Young and older, learning together
There are not many books written to appeal to, and to educate the whole family, from young children to adults. This however is one such book. The purpose of this publication is to instruct everyone about the past history of the world’s first people, Adam and Eve. Each detail in the Genesis account is featured in a two page spread. Read the rest of this entry »
Book Review: The World of Animals
Every family, whether into science of not, should obtain a copy of this book for the sake of their children (upper elementary through high school). This deluxe book, The World of Animals, is a wonderful reference book which describes anatomy and ecological significance of the main groups of animals. Read the rest of this entry »
Book Review: The Fossil Record: Unearthing Nature’s History of Life
This is a very welcome new book. Our catalogues provide beautifully illustrated books on fossils for young students of the junior high variety, but little for interested adults that is not highly technical. Here we find a nicely illustrated book with discussion at an adult, but not overwhelmingly technical level. On each topic, the authors firstly present the evolutionary argument and then they show how this conclusion does not actually represent the fossil description, location in the rocks and comparison with other fossils. Read the rest of this entry »
First Catch Everybody’s Interest!
Most people recognize that it is more fun to read a story than to plow through a text-book! Usually however the objectives of the two genres are different: the story is for enjoyment and the text for learning. There have been many stories written, however, to communicate an important message. Charles Dickens’ novels like Great Expectations, for example, spring to mind. So it is with Michael and Beverly Oard’s book Uncovering the Mysterious Woolly Mammoth: Life at the End of the Great Ice Age.
The Big History Book
It went on and on. I kept pulling the panels out and there were more. This book is cool because it has real time lines. It goes from the creation in 4004 B.C. to 2001 when the iPod was invented (I’m not talking about the iPod Touch I mean the original iPod)! That is a lot of fast change!
The book tells us about the early people. We follow Bible history, world events, inventions/technology and civilizations/empires. We see what happened all at the same time. Stonehenge in England was built just after the flood. Most history books don’t tell us that. And it is funny to talk about, but sort of cool, that the yoyo was invented in 500 B.C. Read the rest of this entry »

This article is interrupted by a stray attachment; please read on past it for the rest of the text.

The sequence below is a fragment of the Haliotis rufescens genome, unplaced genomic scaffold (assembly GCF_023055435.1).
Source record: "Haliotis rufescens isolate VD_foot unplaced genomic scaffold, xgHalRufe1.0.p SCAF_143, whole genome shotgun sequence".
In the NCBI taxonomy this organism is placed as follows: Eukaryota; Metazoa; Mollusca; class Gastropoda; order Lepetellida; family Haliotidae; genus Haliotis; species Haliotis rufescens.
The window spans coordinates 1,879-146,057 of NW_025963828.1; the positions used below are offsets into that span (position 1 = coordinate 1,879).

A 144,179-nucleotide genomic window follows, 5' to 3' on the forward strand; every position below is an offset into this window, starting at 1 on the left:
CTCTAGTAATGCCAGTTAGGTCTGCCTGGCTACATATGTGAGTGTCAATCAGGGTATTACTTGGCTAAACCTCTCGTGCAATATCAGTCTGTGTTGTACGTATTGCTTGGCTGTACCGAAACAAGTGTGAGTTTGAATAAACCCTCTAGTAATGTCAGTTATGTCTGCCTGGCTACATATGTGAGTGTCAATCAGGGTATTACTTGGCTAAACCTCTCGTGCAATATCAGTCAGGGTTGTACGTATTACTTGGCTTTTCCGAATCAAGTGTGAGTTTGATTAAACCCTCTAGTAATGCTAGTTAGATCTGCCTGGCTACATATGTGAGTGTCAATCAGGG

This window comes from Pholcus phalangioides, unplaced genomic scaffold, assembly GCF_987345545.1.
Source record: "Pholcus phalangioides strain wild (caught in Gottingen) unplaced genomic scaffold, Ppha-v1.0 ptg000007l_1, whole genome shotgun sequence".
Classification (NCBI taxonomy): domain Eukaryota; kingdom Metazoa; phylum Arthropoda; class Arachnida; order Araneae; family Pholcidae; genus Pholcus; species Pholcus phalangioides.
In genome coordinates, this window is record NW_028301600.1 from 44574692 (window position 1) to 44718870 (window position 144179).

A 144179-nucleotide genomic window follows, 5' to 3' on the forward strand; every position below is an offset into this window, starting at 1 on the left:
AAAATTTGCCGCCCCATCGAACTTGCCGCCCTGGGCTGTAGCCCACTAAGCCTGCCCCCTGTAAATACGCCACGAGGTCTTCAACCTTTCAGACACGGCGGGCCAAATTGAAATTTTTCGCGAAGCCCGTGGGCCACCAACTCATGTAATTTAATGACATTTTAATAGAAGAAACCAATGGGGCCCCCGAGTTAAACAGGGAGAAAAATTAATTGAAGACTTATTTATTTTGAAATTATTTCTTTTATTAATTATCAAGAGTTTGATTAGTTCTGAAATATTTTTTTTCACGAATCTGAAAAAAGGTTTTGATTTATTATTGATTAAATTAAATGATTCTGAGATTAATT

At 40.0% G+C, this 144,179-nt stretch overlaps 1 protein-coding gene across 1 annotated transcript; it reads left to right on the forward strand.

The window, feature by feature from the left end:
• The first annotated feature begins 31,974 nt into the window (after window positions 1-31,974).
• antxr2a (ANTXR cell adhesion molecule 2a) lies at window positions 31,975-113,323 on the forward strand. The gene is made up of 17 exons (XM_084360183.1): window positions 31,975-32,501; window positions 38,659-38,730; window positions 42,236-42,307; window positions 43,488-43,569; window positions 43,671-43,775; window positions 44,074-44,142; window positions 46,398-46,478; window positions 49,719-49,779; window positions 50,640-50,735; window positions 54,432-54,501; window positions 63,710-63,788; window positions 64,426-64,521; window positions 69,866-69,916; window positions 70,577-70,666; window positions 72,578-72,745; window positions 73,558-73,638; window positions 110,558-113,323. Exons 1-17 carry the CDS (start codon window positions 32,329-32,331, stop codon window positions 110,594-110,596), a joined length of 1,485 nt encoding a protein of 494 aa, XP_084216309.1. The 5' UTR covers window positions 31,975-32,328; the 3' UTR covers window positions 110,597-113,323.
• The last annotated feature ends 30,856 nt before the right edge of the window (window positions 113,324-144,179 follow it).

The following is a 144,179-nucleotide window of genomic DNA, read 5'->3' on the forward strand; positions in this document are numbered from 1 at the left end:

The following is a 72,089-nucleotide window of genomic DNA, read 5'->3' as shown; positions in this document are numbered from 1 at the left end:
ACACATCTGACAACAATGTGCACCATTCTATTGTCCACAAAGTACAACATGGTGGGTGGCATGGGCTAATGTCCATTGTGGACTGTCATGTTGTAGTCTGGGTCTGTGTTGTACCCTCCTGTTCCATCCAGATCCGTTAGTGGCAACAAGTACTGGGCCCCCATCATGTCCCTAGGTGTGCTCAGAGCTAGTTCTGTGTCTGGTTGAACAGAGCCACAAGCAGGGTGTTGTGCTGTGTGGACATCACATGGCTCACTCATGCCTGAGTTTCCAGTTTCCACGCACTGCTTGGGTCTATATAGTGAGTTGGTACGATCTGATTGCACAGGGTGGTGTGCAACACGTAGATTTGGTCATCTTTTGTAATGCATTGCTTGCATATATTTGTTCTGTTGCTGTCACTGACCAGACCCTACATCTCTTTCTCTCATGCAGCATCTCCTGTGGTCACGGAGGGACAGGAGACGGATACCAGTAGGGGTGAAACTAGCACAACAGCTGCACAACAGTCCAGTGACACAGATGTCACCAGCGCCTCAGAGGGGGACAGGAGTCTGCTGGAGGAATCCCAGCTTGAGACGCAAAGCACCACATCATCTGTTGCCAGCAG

Where Culture Meets Science
Dinosaur books are everywhere. There is no doubt about that. And you might well suppose that there is nothing new under the sun when it comes to discussions about dinosaurs. However Albertan Vance Nelson of Creation Truth Ministries has achieved the seemingly impossible. His argument about dinosaurs is new and fascinating. And the book is magnificent with beautiful illustrations from sites around the world. Also there are wonderful dinosaur reconstructions based on the latest scientific information. Read the rest of this entry »
Few youngsters can resist the excitement of those scary, but mysterious creatures called dinosaurs. Naturally there are lots of books about dinosaurs. Most are written with a young audience in mind. Some, of course, are better than others. While most of the dinosaur books published today feature wonderful illustrations, many of these books unfortunately interpret these creatures in an evolutionary context. Still, there are a number of dinosaur titles which promote a young earth view. Read the rest of this entry »
Extinct Birds and Oxpeckers over Trucks and Princesses
One of my favourite ways to spend a cold winter day is sitting on the couch with one child on each side and possibly a third on my lap while reading stories. But with a daughter (5) who loves princess stories, and a son (3) who rates stories based on the quality of trucks in them, it can be difficult to find a story that we will all enjoy over and over. However, since we first read “The Adventures of Arkie the Archaeopteryx” by Ryan Jaroncyk and “The Oxpecker and the Giraffe: I Need You and You Need Me” by Patrick Fitzpatrick, they both have asked for these stories again and again… much to my own delight. Read the rest of this entry »